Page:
After nearly a year long trade war with our neighbours to the south, the white flags have been raised on both sides the boarder and a cease fire has been struck.
The tariffs imposed by the U.S last June on steel and aluminum products imported from Canada of 25% and 10% respectively are expected to be eliminated in the next 48 hours along with the retaliatory Canadian tariffs imposed on U.S. imports. The move was roundly applauded by industry.
“Hallelujah” said Esther de Wolde, CEO of Abbotsford based manufacturer Phantom Screens upon hearing the news. “I am very excited, I’m very pleasantly surprised because I felt that our Canadian government had gone so quiet on this it made us little guys feel like ‘what is going on?’”
In hindsight, the quietude was a signal that the federal government was working behind the scenes to strike a deal with its U.S. counterparts. This is good news for both Canada and the U.S. says Werner Antweiler, economics professor at the Sauder School of Business.
“The tariffs made no sense,” said Antweiler. “However, there are some worrisome areas.”
There was concern that a deal would include quotas limiting the amount of steel and aluminum that could be exported to the states, something industry feared and vigorously fought against. While quotes seem to have been averted, the U.S. could still negatively affect the Canadian steel market with its tariffs on imports from China. When Chinese steel has nowhere to go in the U.S,. there are fears that they could flood the Canadian market and hurt domestic producers.
The deal also includes a monitoring system to watch for potential surges in imports of metal beyond historical volumes, an agreement to stop importation of unfairly subsidized steel and aluminum.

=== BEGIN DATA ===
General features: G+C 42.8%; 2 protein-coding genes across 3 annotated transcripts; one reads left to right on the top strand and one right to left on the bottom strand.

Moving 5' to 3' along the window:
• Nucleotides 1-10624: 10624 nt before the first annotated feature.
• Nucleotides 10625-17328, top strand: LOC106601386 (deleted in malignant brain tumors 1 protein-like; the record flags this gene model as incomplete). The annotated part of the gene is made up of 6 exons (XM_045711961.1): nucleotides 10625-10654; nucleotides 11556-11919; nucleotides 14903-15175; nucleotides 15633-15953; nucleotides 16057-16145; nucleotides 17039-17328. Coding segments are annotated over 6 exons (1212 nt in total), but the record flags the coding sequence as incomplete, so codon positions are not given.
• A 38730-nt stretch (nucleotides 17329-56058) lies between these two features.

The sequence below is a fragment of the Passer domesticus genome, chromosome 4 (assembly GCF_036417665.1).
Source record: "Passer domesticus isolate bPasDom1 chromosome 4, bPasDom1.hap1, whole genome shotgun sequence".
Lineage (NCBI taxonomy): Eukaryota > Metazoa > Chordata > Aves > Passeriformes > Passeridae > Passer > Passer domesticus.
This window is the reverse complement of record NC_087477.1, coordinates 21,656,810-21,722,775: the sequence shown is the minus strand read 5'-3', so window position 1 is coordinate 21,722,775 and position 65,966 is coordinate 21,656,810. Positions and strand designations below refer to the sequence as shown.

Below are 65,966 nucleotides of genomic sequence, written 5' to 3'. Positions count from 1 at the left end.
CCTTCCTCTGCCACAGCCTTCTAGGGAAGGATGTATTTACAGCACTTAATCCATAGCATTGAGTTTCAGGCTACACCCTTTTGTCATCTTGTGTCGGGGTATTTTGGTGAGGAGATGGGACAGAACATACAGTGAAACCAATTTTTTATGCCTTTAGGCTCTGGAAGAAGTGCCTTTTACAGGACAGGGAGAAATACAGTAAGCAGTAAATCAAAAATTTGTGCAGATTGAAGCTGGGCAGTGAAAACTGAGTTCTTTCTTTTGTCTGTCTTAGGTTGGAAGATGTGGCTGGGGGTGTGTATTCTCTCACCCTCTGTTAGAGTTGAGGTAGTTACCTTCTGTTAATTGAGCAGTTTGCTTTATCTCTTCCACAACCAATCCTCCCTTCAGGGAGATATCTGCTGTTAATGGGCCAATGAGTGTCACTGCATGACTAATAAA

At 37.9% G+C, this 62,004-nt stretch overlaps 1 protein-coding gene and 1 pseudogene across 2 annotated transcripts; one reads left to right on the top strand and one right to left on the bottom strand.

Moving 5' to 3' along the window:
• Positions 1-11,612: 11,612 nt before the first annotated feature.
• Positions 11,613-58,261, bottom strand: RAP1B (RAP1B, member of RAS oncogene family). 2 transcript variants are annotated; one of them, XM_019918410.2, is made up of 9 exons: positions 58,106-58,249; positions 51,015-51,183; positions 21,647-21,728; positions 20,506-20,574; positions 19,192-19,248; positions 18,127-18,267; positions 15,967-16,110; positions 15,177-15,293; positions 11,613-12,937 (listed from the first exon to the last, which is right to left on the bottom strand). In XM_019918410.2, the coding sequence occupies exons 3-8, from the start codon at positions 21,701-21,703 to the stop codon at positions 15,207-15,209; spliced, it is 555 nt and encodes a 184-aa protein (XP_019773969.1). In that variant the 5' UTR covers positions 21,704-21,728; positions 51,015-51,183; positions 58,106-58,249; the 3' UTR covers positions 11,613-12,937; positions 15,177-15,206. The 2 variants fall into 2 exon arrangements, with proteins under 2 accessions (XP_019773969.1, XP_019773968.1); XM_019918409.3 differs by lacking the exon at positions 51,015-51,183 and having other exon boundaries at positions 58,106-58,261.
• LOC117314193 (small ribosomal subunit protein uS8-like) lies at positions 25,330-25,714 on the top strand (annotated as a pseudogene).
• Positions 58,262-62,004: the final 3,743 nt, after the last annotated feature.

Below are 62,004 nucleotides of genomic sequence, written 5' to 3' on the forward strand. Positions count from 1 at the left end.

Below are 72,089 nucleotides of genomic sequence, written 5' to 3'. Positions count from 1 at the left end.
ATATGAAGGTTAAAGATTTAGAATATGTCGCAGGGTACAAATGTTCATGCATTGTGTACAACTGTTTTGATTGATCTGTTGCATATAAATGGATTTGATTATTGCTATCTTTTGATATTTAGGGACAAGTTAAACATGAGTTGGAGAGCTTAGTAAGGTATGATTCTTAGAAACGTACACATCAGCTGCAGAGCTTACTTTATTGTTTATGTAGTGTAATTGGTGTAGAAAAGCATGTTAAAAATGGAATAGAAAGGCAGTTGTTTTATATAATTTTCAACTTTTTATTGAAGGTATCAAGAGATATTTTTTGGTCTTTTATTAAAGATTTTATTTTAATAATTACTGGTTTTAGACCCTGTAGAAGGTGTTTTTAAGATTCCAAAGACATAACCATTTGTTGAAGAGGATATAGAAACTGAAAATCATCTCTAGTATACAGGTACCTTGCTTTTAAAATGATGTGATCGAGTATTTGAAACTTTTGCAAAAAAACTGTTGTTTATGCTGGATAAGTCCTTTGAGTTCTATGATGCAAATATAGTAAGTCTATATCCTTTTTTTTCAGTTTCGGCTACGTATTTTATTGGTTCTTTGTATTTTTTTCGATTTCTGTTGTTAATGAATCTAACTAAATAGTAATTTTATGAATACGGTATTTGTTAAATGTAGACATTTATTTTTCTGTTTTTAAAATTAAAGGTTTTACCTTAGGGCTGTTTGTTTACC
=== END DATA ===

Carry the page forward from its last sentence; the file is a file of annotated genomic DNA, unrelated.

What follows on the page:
The deal also includes measures to prevent the transhipment and of steel and aluminum not made in either country.
One of the most significant provisions is the change to rules of origin. Though the specific amount hasn’t been specified, there will be a requirement that tariff free steel imports have a certain percentage of North American content. Antweiler says that this will be beneficial for the internal market and will likely not raise prices by limiting foreign imports.
This is welcome news and de Wolde and her company are now to get back to business. Despite the slowdown and all the headaches, Phantom Screens will be able to continue to plough ahead without having to adjust its business model and without having to suffer from the lower margins it was experiencing because of the imposed tariffs. However not all is sunshine and rainbows. Applying for and obtaining refunds for tariffs paid on steel imports that were resold to the U.S. took a significant amount of resources and man hours away from the business. Not only that, but de Wolde feels that smaller producers have been short changed when it comes to the redistribution of the tariffs collected.
“What did they do with our tariff money that all of us folks paid when the goods stayed in the country,” said de Wolde. “ I still don’t know, I heard all these automotive people getting subsidies, we certainly didn’t. That’s unfair and I think they should still refund it back to us.”